IJR Vol 3 No.1 Jan 2011; Case Report: Septic arthritis in malignancy

B Setiyohadi, D Santosa, Titis, AA Abdullah – Case Report: Septic arthritis in malignancy.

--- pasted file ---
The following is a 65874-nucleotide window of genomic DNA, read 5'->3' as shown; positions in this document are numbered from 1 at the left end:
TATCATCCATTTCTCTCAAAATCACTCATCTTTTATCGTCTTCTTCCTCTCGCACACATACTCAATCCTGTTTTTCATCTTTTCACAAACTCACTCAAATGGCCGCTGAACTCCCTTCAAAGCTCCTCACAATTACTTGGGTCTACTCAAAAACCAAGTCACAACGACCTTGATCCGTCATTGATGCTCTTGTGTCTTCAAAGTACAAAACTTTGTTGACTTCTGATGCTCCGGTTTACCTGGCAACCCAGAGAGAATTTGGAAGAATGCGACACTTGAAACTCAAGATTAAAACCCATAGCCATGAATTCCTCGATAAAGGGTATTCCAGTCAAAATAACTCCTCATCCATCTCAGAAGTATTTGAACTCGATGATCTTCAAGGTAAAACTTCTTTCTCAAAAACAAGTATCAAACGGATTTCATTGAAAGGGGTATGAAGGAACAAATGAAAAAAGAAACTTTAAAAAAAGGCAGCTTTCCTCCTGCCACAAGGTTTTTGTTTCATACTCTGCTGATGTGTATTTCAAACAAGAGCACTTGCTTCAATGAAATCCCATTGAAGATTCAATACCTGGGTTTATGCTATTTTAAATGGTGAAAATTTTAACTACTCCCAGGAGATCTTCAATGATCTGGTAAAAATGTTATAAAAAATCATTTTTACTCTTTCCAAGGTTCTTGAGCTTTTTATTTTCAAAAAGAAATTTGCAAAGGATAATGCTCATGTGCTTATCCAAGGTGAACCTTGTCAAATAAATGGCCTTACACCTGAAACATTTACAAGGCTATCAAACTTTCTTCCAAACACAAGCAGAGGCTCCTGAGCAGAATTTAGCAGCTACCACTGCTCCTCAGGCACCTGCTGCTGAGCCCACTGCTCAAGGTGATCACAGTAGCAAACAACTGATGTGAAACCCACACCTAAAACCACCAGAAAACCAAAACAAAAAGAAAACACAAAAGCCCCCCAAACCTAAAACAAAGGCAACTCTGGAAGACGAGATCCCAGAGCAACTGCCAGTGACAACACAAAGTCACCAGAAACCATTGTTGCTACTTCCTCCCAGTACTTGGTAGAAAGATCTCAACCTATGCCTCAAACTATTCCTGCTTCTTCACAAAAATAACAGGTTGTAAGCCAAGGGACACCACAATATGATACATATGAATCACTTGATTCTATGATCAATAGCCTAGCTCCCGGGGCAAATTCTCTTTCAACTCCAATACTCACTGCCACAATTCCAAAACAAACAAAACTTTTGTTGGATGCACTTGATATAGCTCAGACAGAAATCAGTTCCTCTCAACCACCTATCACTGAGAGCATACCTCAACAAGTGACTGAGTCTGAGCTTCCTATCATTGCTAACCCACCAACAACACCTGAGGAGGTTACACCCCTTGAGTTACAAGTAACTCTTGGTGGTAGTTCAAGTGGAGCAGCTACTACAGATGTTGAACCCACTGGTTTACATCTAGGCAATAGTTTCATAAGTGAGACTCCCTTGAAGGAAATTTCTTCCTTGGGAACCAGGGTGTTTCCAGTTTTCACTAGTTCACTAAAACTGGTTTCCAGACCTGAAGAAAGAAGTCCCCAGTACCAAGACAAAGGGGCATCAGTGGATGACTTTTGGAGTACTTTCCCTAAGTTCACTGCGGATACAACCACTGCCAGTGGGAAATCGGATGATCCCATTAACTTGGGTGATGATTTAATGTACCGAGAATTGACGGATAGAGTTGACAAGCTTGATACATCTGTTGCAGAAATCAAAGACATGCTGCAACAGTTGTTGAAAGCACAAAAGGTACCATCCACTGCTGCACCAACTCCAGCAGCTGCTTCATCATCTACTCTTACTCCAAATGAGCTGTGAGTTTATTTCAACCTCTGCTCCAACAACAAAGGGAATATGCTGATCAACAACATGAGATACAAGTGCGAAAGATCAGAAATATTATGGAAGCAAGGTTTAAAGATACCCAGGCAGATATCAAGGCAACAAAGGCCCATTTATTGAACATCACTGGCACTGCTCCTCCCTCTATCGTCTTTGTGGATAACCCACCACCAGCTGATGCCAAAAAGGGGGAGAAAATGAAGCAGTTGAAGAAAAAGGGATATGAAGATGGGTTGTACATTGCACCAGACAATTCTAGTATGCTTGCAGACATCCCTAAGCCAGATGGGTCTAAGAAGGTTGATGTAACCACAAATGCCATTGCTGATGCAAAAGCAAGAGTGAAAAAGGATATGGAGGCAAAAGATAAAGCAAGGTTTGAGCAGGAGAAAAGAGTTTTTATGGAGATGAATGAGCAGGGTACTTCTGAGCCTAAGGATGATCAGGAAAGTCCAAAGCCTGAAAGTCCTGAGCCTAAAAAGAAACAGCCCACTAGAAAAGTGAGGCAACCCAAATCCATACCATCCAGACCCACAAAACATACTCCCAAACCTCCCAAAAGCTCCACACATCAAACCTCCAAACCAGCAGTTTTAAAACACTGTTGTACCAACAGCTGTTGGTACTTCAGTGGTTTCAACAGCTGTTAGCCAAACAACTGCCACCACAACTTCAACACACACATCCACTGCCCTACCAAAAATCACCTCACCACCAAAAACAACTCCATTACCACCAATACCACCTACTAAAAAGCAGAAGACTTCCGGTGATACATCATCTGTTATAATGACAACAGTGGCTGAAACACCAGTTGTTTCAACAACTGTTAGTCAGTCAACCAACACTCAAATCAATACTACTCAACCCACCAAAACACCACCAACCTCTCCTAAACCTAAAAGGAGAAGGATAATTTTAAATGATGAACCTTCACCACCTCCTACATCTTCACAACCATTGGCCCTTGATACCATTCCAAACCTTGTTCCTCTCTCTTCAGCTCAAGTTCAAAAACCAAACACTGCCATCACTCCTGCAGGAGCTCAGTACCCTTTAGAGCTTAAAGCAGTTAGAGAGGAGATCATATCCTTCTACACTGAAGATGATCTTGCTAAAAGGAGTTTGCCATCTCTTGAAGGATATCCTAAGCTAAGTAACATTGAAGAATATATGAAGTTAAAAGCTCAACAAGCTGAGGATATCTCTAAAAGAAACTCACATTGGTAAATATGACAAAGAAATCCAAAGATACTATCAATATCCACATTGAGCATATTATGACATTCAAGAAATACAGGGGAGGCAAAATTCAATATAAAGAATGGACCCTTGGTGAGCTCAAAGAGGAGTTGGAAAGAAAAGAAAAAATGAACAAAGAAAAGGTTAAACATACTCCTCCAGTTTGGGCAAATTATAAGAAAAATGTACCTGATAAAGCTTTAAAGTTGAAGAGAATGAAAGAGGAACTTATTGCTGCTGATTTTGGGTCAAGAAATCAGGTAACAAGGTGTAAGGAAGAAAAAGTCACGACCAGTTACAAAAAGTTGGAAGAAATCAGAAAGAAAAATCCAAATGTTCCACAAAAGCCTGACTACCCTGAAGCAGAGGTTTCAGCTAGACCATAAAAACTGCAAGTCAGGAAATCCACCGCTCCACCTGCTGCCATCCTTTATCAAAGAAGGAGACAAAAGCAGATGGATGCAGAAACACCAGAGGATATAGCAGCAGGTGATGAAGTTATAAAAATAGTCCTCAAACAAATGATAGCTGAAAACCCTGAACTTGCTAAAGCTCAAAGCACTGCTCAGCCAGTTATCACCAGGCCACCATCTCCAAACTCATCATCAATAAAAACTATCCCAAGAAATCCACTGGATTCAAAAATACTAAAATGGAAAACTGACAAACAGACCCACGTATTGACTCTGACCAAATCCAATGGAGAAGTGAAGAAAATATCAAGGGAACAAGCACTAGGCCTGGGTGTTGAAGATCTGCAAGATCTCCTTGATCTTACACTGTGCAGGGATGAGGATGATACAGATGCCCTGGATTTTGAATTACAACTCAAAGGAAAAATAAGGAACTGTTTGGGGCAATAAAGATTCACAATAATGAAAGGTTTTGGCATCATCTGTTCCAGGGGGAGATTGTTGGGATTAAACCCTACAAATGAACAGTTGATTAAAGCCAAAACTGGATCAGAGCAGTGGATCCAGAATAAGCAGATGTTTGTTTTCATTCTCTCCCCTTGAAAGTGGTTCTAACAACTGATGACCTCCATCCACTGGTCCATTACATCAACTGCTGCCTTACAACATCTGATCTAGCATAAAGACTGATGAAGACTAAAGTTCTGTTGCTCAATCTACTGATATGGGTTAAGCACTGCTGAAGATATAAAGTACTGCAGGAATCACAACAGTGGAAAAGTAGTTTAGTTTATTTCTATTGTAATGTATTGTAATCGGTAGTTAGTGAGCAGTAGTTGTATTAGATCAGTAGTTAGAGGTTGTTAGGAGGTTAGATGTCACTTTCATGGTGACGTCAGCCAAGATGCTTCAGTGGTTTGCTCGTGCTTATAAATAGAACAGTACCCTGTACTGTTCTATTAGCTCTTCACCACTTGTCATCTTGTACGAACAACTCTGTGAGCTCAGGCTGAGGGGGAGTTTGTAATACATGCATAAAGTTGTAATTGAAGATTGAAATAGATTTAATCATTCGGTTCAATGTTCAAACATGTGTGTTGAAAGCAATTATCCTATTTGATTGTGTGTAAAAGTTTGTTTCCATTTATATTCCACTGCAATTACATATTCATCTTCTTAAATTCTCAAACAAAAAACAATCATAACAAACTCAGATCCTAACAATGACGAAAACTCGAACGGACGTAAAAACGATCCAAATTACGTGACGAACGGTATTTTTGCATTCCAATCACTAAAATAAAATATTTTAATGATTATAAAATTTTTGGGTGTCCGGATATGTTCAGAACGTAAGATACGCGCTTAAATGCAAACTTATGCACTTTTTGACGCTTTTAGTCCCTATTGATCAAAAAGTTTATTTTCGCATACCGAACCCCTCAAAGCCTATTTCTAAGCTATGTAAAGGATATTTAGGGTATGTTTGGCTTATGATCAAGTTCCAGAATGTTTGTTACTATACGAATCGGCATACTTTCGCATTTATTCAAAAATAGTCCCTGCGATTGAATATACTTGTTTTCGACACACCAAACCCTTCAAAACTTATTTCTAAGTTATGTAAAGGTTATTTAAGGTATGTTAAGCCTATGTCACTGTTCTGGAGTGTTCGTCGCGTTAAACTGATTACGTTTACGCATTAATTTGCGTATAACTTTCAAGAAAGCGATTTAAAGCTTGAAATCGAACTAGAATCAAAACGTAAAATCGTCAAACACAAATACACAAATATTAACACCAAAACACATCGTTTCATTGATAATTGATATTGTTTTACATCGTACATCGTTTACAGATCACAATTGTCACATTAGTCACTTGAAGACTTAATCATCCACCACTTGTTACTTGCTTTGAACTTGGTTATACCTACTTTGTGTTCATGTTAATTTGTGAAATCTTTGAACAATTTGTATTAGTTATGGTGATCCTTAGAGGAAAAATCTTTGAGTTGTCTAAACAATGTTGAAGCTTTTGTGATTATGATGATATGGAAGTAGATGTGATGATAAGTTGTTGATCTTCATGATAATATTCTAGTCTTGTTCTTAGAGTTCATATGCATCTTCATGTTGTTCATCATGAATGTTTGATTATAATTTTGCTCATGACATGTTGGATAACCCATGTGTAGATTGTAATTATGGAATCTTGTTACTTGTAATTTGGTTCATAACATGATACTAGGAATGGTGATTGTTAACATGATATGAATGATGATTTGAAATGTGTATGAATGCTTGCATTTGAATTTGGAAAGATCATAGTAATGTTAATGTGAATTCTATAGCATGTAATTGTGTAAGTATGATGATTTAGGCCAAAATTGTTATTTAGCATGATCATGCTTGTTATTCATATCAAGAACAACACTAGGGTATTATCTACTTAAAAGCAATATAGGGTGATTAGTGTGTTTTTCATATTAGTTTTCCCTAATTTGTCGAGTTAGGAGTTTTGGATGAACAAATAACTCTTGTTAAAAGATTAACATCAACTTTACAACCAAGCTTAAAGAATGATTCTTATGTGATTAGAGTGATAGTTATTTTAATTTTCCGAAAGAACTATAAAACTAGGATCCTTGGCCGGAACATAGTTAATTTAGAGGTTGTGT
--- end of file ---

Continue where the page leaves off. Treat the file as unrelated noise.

Septic arthritis is an infection of a joint, which can be caused by bacteria, viruses, fungi, or parasites. The infection may happen in distant sites of the body, which then spread hematogenously, or it could also result from open wounds, surgery, or unsterile injections.1 Septic arthritis is a serious condition that, if left undiagnosed and untreated, can cause joint destruction and an irreversible loss of joint function.2,3 Based on epidemiological data, the incidence of septic arthritis in general population is 2–10 cases in 100,000 people annually and is increased in those who have risk factors for septic arthritis, such as rheumatoid arthritis (RA) and joint prosthesis. In those with RA, the incidence of septic arthritis rises up to 30–70 cases in 100,000 people annually, and in those with prosthesis the fi gure is around 40–68 cases in 100,000 people annually.4,5 Septic arthritis can affect all age groups, but it is more prevalence in the elderly and in children under 5 years old, in which the prevalence is 8.4 and 5 cases, respectively, in 100,000 people annually.5 Septic arthritis is usually monoarticular, whereas polyarticular involvement occurs in only 10–15% of cases. The knee is involved in around 50% of cases.6 Septic arthritis is still a challenge for clinician since there has not been a signifi cant decline in both morbidity and mortality in the last two decades.2 Late recognition and therapy can cause permanent joint dysfunction and even death; thus, early diagnosis and prompt therapy is expected to decrease the morbidity and mortality rate in septic arthritis.6 In this case report we would like to present a case of a woman suffering from septic arthritis with an underlying immunocompromised condition of malignancy.